It started because of money. Not for me, the candidate, but for my college children, who always need cash.
"What do you mean, you're betting on me?" I said last fall when they asked me to run a six-mile marathon this spring.
"We need a new stereo," my oldest son said. "You're our only hope."
"That's the craziest statement I ever heard," I said. "What happened to your summer job money? Anyway, I'm too old to run in a marathon."
"We know," my daughter answered. "That's why we'll win our bets. None of our friends I'll believe you can even finish the course, much less place in the top 50."
"I don't think she can run the course," the youngest said in a voice I wasn't intended to hear.
"They'll think we have to bet on you because we're loyal to our mother," the oldest added.
"And what do I get?" I broke into this flattering exchange.
"You get a T-shirt," my daughter said. "Boone Bell gives them out. I think they're blue."
"A T-shirt? One that says 'This Person Has Completed a Marathon'?"
They nooded. I put on my sneakers.
"It won't hurt to get myself in shape," I said. "We'll talk about the betting part later."
I hated myself, of course. How could I care so much that I might be like one of those girls in the ads, running with her hair blowing in the wind? But I told myself it was lucky I had discovered my children's awful commercial values. Arguing with them now would be useless; only a display of my own descipline and sportsmanship would teach them one of life's real values: they joy of doing something purely for the sake of doing it well.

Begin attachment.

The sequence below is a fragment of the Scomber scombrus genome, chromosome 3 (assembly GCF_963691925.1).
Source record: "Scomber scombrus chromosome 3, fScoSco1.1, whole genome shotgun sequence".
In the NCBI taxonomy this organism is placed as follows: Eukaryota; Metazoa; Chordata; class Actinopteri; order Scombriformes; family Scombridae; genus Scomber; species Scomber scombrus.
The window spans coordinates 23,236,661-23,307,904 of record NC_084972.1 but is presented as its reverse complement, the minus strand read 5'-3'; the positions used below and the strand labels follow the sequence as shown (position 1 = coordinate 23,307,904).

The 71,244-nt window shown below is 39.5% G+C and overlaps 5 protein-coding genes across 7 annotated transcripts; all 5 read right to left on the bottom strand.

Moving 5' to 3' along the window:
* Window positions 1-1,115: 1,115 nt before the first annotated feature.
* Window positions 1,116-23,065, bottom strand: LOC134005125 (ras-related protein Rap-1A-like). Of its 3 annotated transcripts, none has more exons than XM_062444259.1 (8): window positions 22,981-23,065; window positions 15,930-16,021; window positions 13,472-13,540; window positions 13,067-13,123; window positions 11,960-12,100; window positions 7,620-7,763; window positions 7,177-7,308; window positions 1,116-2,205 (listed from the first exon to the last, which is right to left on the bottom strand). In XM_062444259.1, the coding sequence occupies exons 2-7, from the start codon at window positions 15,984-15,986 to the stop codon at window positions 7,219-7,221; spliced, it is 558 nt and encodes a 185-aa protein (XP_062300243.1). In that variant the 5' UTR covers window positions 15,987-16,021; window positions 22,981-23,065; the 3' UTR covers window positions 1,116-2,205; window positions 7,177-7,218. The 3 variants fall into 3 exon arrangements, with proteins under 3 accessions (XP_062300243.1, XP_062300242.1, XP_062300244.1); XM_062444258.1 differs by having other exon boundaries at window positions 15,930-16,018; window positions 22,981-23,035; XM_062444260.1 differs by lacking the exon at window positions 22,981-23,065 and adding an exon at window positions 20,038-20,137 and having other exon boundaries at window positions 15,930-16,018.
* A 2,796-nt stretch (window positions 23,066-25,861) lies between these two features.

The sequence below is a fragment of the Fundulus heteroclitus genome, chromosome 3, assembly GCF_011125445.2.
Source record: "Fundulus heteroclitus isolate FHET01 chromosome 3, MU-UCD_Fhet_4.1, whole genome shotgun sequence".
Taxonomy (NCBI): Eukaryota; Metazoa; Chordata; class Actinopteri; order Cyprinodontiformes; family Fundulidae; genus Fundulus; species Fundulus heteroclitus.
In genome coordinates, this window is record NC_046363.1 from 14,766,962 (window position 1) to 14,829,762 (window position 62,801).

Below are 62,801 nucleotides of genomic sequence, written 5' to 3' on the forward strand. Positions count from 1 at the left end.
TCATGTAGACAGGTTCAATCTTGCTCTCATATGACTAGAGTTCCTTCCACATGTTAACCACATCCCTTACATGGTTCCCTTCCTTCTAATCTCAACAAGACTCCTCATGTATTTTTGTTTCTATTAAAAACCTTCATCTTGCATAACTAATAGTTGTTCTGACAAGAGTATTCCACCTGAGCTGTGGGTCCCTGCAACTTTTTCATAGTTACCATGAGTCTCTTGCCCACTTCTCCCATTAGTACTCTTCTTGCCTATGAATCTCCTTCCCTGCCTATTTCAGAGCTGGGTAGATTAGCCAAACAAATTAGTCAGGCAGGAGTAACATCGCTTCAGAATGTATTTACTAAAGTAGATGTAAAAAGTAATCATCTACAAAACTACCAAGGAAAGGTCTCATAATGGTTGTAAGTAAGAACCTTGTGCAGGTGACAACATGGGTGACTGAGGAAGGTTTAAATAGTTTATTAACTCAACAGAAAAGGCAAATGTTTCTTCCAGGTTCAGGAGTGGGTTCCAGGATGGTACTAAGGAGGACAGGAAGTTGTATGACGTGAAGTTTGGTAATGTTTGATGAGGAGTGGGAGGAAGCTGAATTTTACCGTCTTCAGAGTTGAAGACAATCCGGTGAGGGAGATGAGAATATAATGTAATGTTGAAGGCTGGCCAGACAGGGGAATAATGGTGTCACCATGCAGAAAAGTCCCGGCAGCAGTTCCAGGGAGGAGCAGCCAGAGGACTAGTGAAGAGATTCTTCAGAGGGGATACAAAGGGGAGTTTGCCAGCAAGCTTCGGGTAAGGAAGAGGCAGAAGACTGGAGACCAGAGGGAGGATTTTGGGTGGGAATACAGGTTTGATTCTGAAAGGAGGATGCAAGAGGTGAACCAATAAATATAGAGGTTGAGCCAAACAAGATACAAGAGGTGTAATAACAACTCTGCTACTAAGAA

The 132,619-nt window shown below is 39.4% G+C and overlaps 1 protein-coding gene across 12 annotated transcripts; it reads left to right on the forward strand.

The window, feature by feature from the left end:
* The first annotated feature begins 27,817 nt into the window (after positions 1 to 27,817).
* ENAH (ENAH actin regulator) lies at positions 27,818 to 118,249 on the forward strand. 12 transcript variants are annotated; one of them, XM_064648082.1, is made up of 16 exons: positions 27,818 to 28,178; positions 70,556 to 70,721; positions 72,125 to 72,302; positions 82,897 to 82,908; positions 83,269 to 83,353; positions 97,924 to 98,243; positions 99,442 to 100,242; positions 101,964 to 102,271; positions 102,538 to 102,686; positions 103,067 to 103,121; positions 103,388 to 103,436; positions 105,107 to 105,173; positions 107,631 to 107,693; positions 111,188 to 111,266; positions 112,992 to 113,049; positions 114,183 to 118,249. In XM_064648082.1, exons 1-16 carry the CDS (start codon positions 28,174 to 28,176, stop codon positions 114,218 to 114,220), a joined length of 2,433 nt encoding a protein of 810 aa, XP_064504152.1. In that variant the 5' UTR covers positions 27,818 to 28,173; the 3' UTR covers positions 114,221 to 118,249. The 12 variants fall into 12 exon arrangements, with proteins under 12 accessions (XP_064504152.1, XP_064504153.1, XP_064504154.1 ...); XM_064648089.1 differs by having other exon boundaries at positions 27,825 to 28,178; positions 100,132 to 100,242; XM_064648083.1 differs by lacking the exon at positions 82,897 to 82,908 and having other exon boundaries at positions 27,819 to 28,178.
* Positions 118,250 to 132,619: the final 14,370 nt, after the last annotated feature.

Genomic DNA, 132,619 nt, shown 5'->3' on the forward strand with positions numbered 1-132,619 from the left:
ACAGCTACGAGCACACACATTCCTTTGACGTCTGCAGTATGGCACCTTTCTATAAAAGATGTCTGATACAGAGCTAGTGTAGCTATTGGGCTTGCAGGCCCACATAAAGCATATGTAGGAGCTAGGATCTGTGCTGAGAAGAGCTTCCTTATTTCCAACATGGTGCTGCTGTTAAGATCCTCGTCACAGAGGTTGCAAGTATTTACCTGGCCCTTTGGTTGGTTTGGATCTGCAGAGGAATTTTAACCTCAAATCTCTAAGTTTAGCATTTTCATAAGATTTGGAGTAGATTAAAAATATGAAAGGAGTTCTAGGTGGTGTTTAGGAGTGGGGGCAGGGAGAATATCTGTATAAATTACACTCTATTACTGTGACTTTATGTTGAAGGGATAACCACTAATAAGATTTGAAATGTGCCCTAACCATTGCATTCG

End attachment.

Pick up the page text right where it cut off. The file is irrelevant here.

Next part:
Their training plan was simple. They would leave for their colleges, and I would run every day.
"All you have to do is increase your speed and distance each week, and we'll do the rest," they said.
'We'll do the rest indeed,' I thought as I toiled up and down the hills.
Dogs barked as I puffed by. Neighbors looked away from my dripping body. I was pleased that I wasn't having a series of heart attacks, but I was too preoccupied mentally to do more than note in passing that the leaves were turning red and gold and then falling, and week by week the hills were getting easier. I was having constant inner dialogues with my children.
"Your sort of outlook is why Rome fell," I said to them in my mind as I ran. "The sports world is growing more and more corrupt, and all because everybody is in it for the money. Now even jogging, the metaphysical sport, is about to become money oriented. And by you, my own children!"
My daughter came home in late October - she got a ride with a friend to save money - to start me a wind sprints. She led me along MacArthur Boulevard and down the hill to M Street, where going east the path is six inches wide and the cars coming at you are eight inches to your right. It was not a very good place to talk about values.